As school starts up again, I'm reminded more and more of just how many years have passed since I was looking forward to graduation.
I remember stepping in to high school as a freshman, wet behind the ears and putting big plans in my spiral notebook. Cell phones were at least 15 years in the future, and most everyone drove cars with a manual transmission.
The class of 2014 has never found Korean-made cars unusual on the Interstate and five hundred cable channels, of which they will watch a handful, have always been the norm. Since "digital" has always been in the cultural DNA, they've never written in cursive and with cell phones to tell them the time, there is no need for a wrist watch. Dirty Harry (who’s that?) is to them a great Hollywood director. The America they have inherited is one of soaring American trade and budget deficits; Russia has presumably never aimed nukes at the United States and China has always posed an economic threat.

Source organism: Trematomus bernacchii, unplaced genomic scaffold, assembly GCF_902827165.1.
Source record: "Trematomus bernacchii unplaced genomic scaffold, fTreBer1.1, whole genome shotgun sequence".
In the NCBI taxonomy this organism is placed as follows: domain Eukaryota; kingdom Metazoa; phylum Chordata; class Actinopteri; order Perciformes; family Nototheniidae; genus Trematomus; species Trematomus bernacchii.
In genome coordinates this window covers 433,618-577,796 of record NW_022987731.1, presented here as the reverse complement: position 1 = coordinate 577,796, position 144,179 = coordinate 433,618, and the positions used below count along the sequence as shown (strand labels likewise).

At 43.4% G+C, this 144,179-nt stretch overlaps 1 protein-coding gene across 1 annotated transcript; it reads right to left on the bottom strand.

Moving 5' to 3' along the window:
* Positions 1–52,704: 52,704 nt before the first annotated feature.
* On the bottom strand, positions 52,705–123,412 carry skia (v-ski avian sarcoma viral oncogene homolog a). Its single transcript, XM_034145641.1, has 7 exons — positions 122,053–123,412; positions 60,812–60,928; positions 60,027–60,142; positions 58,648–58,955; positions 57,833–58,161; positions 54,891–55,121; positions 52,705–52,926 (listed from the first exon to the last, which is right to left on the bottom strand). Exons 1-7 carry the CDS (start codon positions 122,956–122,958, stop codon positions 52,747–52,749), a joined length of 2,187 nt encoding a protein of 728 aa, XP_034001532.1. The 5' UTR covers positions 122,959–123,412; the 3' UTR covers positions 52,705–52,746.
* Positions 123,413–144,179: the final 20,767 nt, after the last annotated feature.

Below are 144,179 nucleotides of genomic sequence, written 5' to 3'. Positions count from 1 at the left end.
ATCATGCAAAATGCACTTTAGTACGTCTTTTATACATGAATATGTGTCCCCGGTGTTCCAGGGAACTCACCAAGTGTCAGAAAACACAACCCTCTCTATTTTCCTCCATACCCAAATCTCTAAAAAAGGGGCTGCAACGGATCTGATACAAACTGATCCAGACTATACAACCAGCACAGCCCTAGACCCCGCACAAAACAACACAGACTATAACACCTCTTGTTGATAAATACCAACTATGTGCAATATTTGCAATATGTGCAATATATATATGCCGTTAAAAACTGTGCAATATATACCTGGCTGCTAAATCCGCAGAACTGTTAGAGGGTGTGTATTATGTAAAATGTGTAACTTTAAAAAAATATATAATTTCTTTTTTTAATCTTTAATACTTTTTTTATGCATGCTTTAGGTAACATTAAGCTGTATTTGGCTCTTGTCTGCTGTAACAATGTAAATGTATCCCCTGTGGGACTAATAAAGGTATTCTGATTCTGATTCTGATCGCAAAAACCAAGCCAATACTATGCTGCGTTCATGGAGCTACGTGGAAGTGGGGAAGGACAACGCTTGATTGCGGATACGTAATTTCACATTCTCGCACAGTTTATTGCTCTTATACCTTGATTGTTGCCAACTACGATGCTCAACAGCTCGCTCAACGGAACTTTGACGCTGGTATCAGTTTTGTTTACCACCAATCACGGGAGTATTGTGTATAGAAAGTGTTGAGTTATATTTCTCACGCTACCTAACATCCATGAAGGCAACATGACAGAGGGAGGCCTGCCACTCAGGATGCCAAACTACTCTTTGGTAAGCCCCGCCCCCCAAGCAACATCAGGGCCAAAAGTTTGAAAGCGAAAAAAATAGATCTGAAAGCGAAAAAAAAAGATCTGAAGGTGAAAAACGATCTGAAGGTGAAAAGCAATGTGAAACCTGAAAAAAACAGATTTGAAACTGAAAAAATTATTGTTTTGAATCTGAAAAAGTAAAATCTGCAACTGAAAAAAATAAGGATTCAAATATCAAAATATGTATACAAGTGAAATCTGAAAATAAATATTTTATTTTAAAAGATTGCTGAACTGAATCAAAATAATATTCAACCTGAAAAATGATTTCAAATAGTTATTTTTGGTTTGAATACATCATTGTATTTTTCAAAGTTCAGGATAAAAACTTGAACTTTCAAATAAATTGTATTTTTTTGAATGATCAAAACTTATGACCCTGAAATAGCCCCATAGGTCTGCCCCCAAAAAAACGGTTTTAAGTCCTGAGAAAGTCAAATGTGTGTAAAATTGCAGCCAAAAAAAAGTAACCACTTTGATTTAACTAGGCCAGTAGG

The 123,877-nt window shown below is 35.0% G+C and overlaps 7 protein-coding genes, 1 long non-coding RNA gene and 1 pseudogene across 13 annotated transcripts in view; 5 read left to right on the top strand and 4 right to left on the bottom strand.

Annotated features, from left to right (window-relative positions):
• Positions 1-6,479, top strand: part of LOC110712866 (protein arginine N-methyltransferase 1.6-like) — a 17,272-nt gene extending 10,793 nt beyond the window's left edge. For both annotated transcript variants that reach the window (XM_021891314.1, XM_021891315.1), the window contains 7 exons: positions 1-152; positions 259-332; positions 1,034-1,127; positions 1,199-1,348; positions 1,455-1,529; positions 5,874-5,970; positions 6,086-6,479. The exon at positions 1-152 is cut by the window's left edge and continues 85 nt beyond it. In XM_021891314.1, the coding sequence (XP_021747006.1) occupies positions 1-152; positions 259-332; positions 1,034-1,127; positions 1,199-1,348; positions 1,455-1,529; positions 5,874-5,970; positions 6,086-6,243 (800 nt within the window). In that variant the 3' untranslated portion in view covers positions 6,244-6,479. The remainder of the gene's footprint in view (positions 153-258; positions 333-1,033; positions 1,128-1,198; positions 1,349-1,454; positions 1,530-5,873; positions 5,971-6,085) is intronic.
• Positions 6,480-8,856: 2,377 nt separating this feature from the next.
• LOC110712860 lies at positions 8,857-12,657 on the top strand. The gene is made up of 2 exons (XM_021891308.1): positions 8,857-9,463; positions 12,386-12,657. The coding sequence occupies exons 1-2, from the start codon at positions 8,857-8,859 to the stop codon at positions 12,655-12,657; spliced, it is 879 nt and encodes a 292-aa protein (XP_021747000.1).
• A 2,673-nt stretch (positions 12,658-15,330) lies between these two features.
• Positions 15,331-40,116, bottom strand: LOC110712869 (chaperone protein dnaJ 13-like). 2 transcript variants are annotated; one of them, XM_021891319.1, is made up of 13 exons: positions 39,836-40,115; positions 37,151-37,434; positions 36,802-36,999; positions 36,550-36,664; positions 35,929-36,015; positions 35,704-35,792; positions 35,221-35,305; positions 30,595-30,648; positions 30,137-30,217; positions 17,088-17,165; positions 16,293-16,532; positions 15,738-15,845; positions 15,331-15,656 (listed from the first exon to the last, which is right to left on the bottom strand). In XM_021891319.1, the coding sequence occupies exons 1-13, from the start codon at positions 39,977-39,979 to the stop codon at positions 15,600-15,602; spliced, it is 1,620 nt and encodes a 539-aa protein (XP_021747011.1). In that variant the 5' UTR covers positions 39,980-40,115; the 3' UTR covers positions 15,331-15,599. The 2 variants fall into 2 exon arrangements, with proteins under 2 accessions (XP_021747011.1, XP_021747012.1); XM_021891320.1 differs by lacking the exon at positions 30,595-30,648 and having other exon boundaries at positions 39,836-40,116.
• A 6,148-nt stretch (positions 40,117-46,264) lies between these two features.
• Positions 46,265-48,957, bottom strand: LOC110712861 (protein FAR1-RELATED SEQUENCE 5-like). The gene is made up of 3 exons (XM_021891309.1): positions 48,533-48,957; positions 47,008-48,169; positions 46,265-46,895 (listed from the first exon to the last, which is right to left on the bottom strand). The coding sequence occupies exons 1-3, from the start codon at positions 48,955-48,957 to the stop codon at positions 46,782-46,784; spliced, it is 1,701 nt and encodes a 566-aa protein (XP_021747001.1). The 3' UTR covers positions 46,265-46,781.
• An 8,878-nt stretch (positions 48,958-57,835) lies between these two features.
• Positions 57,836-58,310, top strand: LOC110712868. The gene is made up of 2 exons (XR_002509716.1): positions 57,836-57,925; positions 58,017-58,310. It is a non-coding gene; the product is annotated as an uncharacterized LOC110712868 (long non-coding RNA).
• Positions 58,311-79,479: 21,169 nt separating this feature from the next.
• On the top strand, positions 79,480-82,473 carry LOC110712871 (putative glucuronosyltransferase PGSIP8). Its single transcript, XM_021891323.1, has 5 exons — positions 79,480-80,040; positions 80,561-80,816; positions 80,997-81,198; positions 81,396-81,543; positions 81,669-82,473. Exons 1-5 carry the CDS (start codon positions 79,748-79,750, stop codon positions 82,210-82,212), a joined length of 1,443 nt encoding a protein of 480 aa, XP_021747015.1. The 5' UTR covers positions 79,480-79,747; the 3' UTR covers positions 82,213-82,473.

They will be armed with iPhones and BlackBerries, on which making a phone call will be only one of many, many functions they will perform. They will now be awash with a computerized technology that will not distinguish information and knowledge. So it will be up to their teachers to help them.
A generation accustomed to instant access will need to acquire patience. They will discover how to research information in books and journals and not just on-line. Their teachers, who might be tempted to think that they are hip enough and therefore ready and relevant to teach the new generation, might remember that Kurt Cobain is now on the classic oldies station.
The class of 2014 reminds us, once again, that a generation comes and goes in the blink of our eyes, which are, like the rest of us, getting older and older.